The Telegraph
Wednesday , May 7 , 2014
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How EC plans to tackle last two poll phases in Bengal

Under pressure to perform after criticism from the BJP’s prime ministerial candidate, Narendra Modi, and the Congress, and persistent prods from the Left Front, the Election Commission will try to make its presence felt in the remaining two phases of polling in Bengal.

A day before the fourth phase — in which nearly 89 lakh people in six constituencies will vote — the commission tried to ensure efficacy in the use of 341 companies of central forces. Jhargram, Midnapore, Purulia, Bankura, Bishnupur and Asansol will vote on Wednesday. Other than Asansol and Bishnupur, the remaining four constituencies fall in Jungle Mahal.

Deputy election commissioner Vinod Zutshi, in charge of electioneering in Bengal, said in Delhi on Tuesday that the EC would not tolerate intimidation of polling agents, which was alleged in the third phase.

Zutshi said political parties had been asked to provide separate lists of booths where central forces are not seen in the fourth and fifth phases, and those where electoral malpractice takes place.

“The complaints would be inquired into. If they are found to be true, the commission will ensure action in 24 hours. Re-polling will be ordered in booths where malpractice takes place,” Zutshi said.

A slew of other measures, such as stringent monitoring of election officials, ensuring presence of agents of all parties in all polling stations and better video surveillance, will be adopted for the 11,321 booths on Wednesday.

The Telegraph takes a closer look


Problem in third phase

Insufficient presence of central forces in and around booths, especially in sensitive areas, despite deployment of 261 companies

The plan

341 companies, 121 more than that deployed in the entire state in the 2009 Lok Sabha elections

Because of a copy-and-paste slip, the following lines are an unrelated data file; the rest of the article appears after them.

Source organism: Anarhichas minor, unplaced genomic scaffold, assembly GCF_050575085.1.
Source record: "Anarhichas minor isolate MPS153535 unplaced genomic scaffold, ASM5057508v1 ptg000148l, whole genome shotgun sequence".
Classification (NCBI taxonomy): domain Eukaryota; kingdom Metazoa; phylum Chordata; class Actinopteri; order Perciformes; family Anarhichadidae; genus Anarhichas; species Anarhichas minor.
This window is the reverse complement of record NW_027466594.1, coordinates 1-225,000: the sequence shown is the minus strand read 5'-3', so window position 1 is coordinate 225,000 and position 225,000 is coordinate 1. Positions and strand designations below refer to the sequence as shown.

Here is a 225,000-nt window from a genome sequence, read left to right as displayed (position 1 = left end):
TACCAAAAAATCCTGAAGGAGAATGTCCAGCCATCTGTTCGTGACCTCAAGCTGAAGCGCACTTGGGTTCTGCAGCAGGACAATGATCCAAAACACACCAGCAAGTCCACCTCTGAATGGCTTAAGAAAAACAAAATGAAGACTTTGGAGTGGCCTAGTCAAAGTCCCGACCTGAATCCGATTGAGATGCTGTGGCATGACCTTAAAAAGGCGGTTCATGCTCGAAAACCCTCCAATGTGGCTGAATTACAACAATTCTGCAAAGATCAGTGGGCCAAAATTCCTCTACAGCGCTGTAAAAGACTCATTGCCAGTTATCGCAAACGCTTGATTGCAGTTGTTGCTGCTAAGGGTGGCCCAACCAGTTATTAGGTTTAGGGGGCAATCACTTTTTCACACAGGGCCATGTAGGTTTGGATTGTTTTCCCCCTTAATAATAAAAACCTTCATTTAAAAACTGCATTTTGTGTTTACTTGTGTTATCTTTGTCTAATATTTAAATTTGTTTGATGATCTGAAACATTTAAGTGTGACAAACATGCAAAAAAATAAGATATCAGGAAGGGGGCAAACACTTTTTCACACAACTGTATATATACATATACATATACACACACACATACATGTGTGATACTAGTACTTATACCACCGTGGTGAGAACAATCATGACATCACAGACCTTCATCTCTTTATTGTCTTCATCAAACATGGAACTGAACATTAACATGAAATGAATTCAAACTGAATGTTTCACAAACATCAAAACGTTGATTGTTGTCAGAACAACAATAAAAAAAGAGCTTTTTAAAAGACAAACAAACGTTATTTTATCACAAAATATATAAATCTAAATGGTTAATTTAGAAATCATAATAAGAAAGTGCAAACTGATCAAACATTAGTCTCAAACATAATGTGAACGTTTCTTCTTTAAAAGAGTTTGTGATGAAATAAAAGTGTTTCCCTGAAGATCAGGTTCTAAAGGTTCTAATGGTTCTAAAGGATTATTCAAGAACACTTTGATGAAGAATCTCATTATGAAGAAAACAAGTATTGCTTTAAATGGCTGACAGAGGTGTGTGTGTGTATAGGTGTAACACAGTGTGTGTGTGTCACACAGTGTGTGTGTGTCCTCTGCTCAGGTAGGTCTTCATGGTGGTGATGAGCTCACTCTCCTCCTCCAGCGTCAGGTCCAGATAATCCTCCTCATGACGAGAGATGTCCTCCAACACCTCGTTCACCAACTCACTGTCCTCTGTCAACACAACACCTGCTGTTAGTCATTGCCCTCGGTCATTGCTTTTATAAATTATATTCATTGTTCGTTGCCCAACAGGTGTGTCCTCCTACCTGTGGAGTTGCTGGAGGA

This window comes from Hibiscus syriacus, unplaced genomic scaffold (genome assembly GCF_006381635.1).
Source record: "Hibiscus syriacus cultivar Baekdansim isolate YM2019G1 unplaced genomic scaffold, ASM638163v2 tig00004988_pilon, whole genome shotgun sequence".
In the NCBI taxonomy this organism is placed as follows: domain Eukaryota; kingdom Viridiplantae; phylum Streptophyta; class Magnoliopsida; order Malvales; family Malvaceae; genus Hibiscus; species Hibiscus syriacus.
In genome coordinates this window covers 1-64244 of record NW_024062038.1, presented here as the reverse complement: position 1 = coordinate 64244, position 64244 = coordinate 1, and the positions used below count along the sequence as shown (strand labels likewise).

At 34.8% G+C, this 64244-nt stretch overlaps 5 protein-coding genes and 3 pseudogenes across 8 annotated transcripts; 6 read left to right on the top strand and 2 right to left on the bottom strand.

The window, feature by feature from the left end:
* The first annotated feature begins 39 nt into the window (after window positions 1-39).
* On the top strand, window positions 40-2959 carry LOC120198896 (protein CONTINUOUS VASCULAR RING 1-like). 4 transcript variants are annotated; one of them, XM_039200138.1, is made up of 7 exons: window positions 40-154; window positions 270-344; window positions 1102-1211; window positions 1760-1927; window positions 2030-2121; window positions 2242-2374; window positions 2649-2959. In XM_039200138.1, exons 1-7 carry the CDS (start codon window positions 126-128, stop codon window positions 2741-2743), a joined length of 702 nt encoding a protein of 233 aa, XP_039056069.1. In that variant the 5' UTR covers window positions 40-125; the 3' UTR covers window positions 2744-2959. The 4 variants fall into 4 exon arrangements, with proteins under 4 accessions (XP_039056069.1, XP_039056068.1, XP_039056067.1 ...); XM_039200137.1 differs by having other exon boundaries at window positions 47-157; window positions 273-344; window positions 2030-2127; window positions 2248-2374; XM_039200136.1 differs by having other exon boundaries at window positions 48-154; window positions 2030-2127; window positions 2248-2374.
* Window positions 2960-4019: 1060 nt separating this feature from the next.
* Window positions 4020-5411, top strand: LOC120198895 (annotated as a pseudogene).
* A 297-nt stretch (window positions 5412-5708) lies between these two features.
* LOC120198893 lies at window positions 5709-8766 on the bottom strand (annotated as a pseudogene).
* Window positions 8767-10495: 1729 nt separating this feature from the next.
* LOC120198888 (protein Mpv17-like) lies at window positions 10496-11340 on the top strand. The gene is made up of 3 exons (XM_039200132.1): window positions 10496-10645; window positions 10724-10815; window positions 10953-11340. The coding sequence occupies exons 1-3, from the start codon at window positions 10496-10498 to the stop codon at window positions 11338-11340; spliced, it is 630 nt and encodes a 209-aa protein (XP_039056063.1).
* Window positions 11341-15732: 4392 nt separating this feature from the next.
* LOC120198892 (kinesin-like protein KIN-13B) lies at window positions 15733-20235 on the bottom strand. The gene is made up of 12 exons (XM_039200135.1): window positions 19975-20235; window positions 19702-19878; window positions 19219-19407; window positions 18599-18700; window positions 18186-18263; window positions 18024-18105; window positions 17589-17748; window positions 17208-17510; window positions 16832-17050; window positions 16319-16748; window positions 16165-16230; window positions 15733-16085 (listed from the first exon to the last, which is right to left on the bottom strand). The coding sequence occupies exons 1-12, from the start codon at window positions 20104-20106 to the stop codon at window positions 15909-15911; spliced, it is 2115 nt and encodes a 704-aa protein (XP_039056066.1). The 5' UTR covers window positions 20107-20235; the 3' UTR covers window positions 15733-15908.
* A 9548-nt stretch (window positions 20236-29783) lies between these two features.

Presence of central force personnel at the entrance of booths and more visibility around polling stations

Coordination between central forces and election officials

Central force presence to be established by photography or videography

20 satellite phones, 3 helicopters and 8 anti-mine vehicles Difference with third phase

More visibility as a confidence-building measure

Monitoring of booth activities by central forces

Central forces and election officials to work in close coordination at booth level


Problem in third phase

Alleged intimidation of presiding officers

The plan

Greater central force presence at booths

Central forces to escort polling officials after elections

Presiding officers to use available central forces to prevent electoral malpractice

3 quick-response teams of central force personnel, police officers, observers and election officials in every sector to ensure response time of 30 minutes or less

Difference with third phase

Coordination between presiding officers and central forces

Confidence-building measures for presiding officers

Provision of response in 30 minutes or less


Problem in third phase

Many of the 566 digital cameras and 1,631 video cameras not used properly. 50 per cent of the 366 booths that were supposed to web-cast could not do so

The plan

Web-casting from 177 booths. Service providers asked to ensure glitch-free transmission

1,000-odd video cameras

2,200-odd digital cameras

Difference from the third phase

Specific instructions to use cameras effectively in booths


Problem in third phase

Allegations of booth capturing and rigging against Trinamul in nearly 2,000 polling stations. Polling agents allegedly driven out of 800 booths

The plan

One polling agent and two relief polling agents in every booth for each party

A relief agent must take the place of the polling agent whenever the latter goes out

Movements of agents to be tracked by observers and presiding officers

Phone numbers of senior election and police officers given to polling agents to ensure timely intervention

Complaints from polling agents to be looked into immediately

Difference with third phase

Direct monitoring of polling agents’ movements by the commission

At no point would a booth be left without a polling agent from each party

Effective communication between agents and election and police officers


Special surveillance teams in each district to be formed by the chief electoral officer

Control rooms for district election officers with special teams to track each booth

Media-monitoring cells to be formed by district election officers and the chief electoral officer to track coverage by news channels. Untoward incidents reported should be addressed without awaiting formal reports or complaints

Micro-observers in booths to keep their cellphones on silent mode


The Opposition has dubbed the last two phases of polling in Bengal a “battle” between the commission and the Trinamul Congress.

“We can only hope that the commission will emerge victorious. Or else, the polls in Bengal will not be free, fair and peaceful,” said CPM state secretariat member Rabin Deb.